Exile in America (Part 2): McKees Rocks

After 25 years in New York, the author moves back to his hometown and discovers a new world lodged in the old one . . . Sometimes the strangest destination is home.

Creek Road along Chartiers Creek, under the Wind Gap Bridge

“Road’s End,” as the locals call it, is a leafy patch of light industry, abandoned cars, and (probably) a few misanthropes who want to “get away from it all” while remaining in earshot of the highway above.

Satellite image © 2012 Google

Showing some leg, showing some skull

Road’s End is an intimate nowhere; a woman there will gladly oblige a stranger with a camera who asks her to roll up her short shorts and pose against the bridge.

Vestige: Old brick road peeking up through new one

Slim passage (where Creek Rd. meets Singer Ave., near the tracks)

A sacred aura pervades

McKees Rocks is a lush and rusted jewel on the Ohio, faded but still glimmering, with beautiful churches, streets and vistas that are beyond quaint . . . Through its trove of architecture, local sages, and industrial archeology the history/aura of an old city will survive.

Volume drinking

A 22-ounce beer (~ 2 beers) for $2.50 is not uncommon in Pittsburgh bars (almost like giving it away).

On this day: Grand Opening of Bottom Dollar in McKees Rocks

Pittsburgh takes a good picture

Brooklyn, where I used live, takes a good picture as I’ve often said, but so does Pittsburgh. The hills make for a constant layering effect, plus you can always go higher and get a new perspective.

A trio of churches at twilight seen through the McKees Rocks Bridge

House swallowed by vegetation

Exile in America (Parts 1-4)

More Images of Pittsburgh (Slideshows)


  1. There used to be an old bromide about the city of Charlotte, North Carolina. Will the last one to leave Charlotte please turn out the lights. Now Charlotte, NC. is a shining jewell in the diadem of the new south...eclipsed only by Atlanta, Georgia in the firmament of the "New South" which has moved far beyond the Gothic imaginings of Faulkner, O'Connor, Wolfe, Welty,Capote, McCullers, Harry Crews, or Barry Hannah.These sectional views of the city that time seems to have forgotten is ripe for a new Gothic voice. These photographs captue an almost Tim Burton/Edward Scissorhands topiary "effluvia" achieved without the hand of man, or GOD, or law. Eisenstat does with ease "la jupe fendue sur le cote" to crack open an entirely new vista of seeing the oldest of the discontents of the American Industrial Revolution...and read the truth in the ring of bath where Pittsburgh's past has circled the drain leaving nothing but a stain behind. Only a true visionary artist could make the mysteries as plain as the nose on your face. Dylanesque desolation and Whitman Barbaric "yawp" have had a progeny. Let us sincerely hope for more.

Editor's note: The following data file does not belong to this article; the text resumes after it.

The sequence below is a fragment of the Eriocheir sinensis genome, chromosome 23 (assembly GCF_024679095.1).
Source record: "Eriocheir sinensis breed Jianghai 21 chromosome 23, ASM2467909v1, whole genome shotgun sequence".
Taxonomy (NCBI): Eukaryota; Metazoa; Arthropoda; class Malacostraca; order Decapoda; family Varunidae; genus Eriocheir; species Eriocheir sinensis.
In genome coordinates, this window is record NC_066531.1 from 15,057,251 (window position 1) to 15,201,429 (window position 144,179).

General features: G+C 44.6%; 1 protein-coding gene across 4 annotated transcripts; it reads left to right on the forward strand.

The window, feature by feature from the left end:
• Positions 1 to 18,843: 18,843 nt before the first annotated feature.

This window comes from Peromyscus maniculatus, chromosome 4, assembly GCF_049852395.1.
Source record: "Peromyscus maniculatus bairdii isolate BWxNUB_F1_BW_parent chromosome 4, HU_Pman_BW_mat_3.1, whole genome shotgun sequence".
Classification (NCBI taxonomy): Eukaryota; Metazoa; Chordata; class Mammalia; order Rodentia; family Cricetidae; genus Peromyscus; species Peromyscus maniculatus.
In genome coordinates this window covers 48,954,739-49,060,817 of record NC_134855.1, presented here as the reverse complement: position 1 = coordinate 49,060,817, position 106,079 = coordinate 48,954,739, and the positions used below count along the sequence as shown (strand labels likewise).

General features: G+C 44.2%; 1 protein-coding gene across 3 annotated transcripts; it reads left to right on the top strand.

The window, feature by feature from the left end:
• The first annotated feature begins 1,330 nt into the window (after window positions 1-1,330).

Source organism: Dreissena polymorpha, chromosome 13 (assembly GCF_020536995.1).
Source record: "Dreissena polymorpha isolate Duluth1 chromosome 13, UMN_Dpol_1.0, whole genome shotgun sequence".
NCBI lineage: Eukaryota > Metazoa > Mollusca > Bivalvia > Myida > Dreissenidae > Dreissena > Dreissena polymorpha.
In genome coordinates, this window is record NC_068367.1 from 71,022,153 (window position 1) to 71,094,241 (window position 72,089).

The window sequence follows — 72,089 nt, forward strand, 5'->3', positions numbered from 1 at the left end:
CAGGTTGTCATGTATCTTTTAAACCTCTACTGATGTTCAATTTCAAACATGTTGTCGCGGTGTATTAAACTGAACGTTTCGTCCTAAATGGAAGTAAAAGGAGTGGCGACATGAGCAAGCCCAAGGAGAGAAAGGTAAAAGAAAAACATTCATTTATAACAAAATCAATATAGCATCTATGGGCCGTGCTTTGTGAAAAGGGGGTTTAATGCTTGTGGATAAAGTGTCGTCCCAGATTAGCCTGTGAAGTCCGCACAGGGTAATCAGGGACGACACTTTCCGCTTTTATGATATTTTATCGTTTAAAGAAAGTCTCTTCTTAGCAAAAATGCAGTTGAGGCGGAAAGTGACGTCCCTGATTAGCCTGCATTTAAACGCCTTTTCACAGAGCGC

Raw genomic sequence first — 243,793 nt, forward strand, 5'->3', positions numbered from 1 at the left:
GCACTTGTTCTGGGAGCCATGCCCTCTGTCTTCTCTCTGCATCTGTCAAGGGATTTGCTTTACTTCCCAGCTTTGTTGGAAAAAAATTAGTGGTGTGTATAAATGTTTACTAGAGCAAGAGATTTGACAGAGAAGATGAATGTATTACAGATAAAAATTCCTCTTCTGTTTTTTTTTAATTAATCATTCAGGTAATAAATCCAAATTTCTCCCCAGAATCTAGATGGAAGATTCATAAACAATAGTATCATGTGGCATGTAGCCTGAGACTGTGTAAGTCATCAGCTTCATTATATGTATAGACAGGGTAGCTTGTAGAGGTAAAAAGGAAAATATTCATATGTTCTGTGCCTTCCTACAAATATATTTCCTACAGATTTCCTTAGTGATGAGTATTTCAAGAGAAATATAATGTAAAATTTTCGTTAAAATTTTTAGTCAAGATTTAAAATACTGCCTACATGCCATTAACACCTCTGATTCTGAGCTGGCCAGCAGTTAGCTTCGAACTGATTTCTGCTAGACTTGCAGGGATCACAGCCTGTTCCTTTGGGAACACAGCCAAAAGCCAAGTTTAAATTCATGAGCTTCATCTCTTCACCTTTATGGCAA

2. These are great. They made me remember the days of my friends and I wandering around the city looking for places to ride our skateboards. Check out polish hill, it was always a fun little neighborhood. Glad you are enjoying yourself and keeping the DrunkWalk alive...

  3. I would like to fuck that girl...great ass and legs!!!! More tommorow!!!! The pictures and text are GREEEAAAAAATTTTTTTTTTTT.....

  4. Maybe it's my love of street photography--all that old Helen Leavitt & Eugene Smith stuff--but I'm a sucker for your work. The rambles, the bars, the weeds--it all works for me, and feels even closer to home because it actually is.

    I wonder if you might concentrate solely on McKees Rocks, make a soul-deep portrait of the town from its surfaces (and people--I dug the shot of the woman's tattoo; it made me want to see more faces, more people who somehow represent the place), as well as giving us those GoogleEarth overview shots. Maybe some interiors too (thinking of Gary Winograd, Larry Clark) showing how people live. The place and time.

    Good stuff. Keep it coming.